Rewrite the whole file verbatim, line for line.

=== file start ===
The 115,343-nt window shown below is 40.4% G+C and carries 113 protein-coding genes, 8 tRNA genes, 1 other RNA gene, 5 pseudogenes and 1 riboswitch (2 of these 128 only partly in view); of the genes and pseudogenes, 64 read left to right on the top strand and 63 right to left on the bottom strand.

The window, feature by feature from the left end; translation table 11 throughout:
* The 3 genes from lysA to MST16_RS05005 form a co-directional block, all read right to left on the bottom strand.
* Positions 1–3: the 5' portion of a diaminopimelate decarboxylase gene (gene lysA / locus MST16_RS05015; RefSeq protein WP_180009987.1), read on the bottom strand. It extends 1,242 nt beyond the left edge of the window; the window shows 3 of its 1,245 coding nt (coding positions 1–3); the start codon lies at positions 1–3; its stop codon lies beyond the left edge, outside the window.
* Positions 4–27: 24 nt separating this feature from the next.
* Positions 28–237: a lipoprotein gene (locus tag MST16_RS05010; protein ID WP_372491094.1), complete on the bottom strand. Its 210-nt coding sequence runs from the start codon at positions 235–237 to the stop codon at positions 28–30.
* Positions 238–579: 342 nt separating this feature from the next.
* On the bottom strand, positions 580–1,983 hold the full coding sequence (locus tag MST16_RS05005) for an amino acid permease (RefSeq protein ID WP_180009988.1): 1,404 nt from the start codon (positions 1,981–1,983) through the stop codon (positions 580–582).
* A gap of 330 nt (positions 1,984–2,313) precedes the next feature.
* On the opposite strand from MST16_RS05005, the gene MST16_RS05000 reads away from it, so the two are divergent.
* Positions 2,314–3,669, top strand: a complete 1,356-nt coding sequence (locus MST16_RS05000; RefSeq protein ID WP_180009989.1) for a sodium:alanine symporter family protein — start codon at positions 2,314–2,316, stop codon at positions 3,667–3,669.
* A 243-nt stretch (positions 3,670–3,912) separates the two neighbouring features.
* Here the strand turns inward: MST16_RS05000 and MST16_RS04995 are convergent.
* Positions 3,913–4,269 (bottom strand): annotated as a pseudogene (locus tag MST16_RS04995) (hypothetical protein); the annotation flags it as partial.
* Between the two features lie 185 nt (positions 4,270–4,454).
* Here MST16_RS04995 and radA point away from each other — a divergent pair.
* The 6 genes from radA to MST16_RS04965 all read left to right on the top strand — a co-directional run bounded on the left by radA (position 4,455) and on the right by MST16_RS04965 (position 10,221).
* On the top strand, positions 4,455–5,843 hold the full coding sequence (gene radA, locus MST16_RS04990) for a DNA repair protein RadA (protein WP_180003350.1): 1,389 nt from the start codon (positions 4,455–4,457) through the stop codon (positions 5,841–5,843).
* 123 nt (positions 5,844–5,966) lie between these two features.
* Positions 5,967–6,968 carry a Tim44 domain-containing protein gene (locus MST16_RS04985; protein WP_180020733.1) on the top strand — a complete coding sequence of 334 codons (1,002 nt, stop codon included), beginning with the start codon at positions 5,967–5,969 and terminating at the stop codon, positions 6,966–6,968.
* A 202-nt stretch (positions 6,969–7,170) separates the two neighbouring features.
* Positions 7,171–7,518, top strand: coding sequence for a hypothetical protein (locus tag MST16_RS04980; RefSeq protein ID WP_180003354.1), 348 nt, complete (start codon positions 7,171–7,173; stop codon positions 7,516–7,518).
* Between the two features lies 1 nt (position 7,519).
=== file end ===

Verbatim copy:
The 115,343-nt window shown below is 40.4% G+C and carries 113 protein-coding genes, 8 tRNA genes, 1 other RNA gene, 5 pseudogenes and 1 riboswitch (2 of these 128 only partly in view); of the genes and pseudogenes, 64 read left to right on the top strand and 63 right to left on the bottom strand.

The window, feature by feature from the left end; translation table 11 throughout:
* The 3 genes from lysA to MST16_RS05005 form a co-directional block, all read right to left on the bottom strand.
* Positions 1–3: the 5' portion of a diaminopimelate decarboxylase gene (gene lysA / locus MST16_RS05015; RefSeq protein WP_180009987.1), read on the bottom strand. It extends 1,242 nt beyond the left edge of the window; the window shows 3 of its 1,245 coding nt (coding positions 1–3); the start codon lies at positions 1–3; its stop codon lies beyond the left edge, outside the window.
* Positions 4–27: 24 nt separating this feature from the next.
* Positions 28–237: a lipoprotein gene (locus tag MST16_RS05010; protein ID WP_372491094.1), complete on the bottom strand. Its 210-nt coding sequence runs from the start codon at positions 235–237 to the stop codon at positions 28–30.
* Positions 238–579: 342 nt separating this feature from the next.
* On the bottom strand, positions 580–1,983 hold the full coding sequence (locus tag MST16_RS05005) for an amino acid permease (RefSeq protein ID WP_180009988.1): 1,404 nt from the start codon (positions 1,981–1,983) through the stop codon (positions 580–582).
* A gap of 330 nt (positions 1,984–2,313) precedes the next feature.
* On the opposite strand from MST16_RS05005, the gene MST16_RS05000 reads away from it, so the two are divergent.
* Positions 2,314–3,669, top strand: a complete 1,356-nt coding sequence (locus MST16_RS05000; RefSeq protein ID WP_180009989.1) for a sodium:alanine symporter family protein — start codon at positions 2,314–2,316, stop codon at positions 3,667–3,669.
* A 243-nt stretch (positions 3,670–3,912) separates the two neighbouring features.
* Here the strand turns inward: MST16_RS05000 and MST16_RS04995 are convergent.
* Positions 3,913–4,269 (bottom strand): annotated as a pseudogene (locus tag MST16_RS04995) (hypothetical protein); the annotation flags it as partial.
* Between the two features lie 185 nt (positions 4,270–4,454).
* Here MST16_RS04995 and radA point away from each other — a divergent pair.
* The 6 genes from radA to MST16_RS04965 all read left to right on the top strand — a co-directional run bounded on the left by radA (position 4,455) and on the right by MST16_RS04965 (position 10,221).
* On the top strand, positions 4,455–5,843 hold the full coding sequence (gene radA, locus MST16_RS04990) for a DNA repair protein RadA (protein WP_180003350.1): 1,389 nt from the start codon (positions 4,455–4,457) through the stop codon (positions 5,841–5,843).
* 123 nt (positions 5,844–5,966) lie between these two features.
* Positions 5,967–6,968 carry a Tim44 domain-containing protein gene (locus MST16_RS04985; protein WP_180020733.1) on the top strand — a complete coding sequence of 334 codons (1,002 nt, stop codon included), beginning with the start codon at positions 5,967–5,969 and terminating at the stop codon, positions 6,966–6,968.
* A 202-nt stretch (positions 6,969–7,170) separates the two neighbouring features.
* Positions 7,171–7,518, top strand: coding sequence for a hypothetical protein (locus tag MST16_RS04980; RefSeq protein ID WP_180003354.1), 348 nt, complete (start codon positions 7,171–7,173; stop codon positions 7,516–7,518).
* Between the two features lies 1 nt (position 7,519).